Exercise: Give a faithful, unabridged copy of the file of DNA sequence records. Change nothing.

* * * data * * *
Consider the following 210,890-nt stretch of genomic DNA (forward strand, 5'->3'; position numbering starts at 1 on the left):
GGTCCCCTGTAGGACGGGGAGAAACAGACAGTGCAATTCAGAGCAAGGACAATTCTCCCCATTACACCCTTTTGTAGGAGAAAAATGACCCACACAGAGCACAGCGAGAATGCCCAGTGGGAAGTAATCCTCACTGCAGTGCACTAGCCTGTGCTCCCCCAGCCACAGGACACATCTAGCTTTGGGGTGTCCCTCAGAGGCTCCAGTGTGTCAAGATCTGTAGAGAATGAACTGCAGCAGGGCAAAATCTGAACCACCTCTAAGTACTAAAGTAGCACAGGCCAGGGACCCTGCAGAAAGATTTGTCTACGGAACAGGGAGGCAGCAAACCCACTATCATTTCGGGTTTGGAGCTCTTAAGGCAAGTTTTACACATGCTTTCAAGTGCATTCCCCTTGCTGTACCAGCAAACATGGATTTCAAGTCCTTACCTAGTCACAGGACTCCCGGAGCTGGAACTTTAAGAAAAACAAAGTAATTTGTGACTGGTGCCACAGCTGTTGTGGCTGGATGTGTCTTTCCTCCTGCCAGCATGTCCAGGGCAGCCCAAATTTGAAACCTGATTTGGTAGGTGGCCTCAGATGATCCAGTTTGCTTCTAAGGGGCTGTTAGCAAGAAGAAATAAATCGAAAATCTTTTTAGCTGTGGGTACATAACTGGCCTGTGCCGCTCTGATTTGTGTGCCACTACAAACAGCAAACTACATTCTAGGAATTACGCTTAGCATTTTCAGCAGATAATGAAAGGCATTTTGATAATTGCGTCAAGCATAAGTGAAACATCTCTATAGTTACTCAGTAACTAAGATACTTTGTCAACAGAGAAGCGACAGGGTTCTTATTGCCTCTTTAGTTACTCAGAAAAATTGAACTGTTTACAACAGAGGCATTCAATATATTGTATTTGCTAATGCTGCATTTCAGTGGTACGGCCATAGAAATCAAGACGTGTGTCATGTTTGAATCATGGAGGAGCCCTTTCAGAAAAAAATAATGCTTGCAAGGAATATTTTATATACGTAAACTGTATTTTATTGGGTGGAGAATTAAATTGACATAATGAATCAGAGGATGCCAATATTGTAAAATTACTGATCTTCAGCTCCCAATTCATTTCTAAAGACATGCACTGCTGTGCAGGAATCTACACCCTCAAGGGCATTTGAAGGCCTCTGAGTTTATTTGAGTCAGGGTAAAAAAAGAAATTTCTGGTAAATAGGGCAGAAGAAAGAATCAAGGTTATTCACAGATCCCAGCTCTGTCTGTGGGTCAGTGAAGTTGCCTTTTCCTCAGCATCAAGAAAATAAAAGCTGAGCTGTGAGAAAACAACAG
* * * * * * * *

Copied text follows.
Consider the following 210,890-nt stretch of genomic DNA (forward strand, 5'->3'; position numbering starts at 1 on the left):
GGTCCCCTGTAGGACGGGGAGAAACAGACAGTGCAATTCAGAGCAAGGACAATTCTCCCCATTACACCCTTTTGTAGGAGAAAAATGACCCACACAGAGCACAGCGAGAATGCCCAGTGGGAAGTAATCCTCACTGCAGTGCACTAGCCTGTGCTCCCCCAGCCACAGGACACATCTAGCTTTGGGGTGTCCCTCAGAGGCTCCAGTGTGTCAAGATCTGTAGAGAATGAACTGCAGCAGGGCAAAATCTGAACCACCTCTAAGTACTAAAGTAGCACAGGCCAGGGACCCTGCAGAAAGATTTGTCTACGGAACAGGGAGGCAGCAAACCCACTATCATTTCGGGTTTGGAGCTCTTAAGGCAAGTTTTACACATGCTTTCAAGTGCATTCCCCTTGCTGTACCAGCAAACATGGATTTCAAGTCCTTACCTAGTCACAGGACTCCCGGAGCTGGAACTTTAAGAAAAACAAAGTAATTTGTGACTGGTGCCACAGCTGTTGTGGCTGGATGTGTCTTTCCTCCTGCCAGCATGTCCAGGGCAGCCCAAATTTGAAACCTGATTTGGTAGGTGGCCTCAGATGATCCAGTTTGCTTCTAAGGGGCTGTTAGCAAGAAGAAATAAATCGAAAATCTTTTTAGCTGTGGGTACATAACTGGCCTGTGCCGCTCTGATTTGTGTGCCACTACAAACAGCAAACTACATTCTAGGAATTACGCTTAGCATTTTCAGCAGATAATGAAAGGCATTTTGATAATTGCGTCAAGCATAAGTGAAACATCTCTATAGTTACTCAGTAACTAAGATACTTTGTCAACAGAGAAGCGACAGGGTTCTTATTGCCTCTTTAGTTACTCAGAAAAATTGAACTGTTTACAACAGAGGCATTCAATATATTGTATTTGCTAATGCTGCATTTCAGTGGTACGGCCATAGAAATCAAGACGTGTGTCATGTTTGAATCATGGAGGAGCCCTTTCAGAAAAAAATAATGCTTGCAAGGAATATTTTATATACGTAAACTGTATTTTATTGGGTGGAGAATTAAATTGACATAATGAATCAGAGGATGCCAATATTGTAAAATTACTGATCTTCAGCTCCCAATTCATTTCTAAAGACATGCACTGCTGTGCAGGAATCTACACCCTCAAGGGCATTTGAAGGCCTCTGAGTTTATTTGAGTCAGGGTAAAAAAAGAAATTTCTGGTAAATAGGGCAGAAGAAAGAATCAAGGTTATTCACAGATCCCAGCTCTGTCTGTGGGTCAGTGAAGTTGCCTTTTCCTCAGCATCAAGAAAATAAAAGCTGAGCTGTGAGAAAACAACAG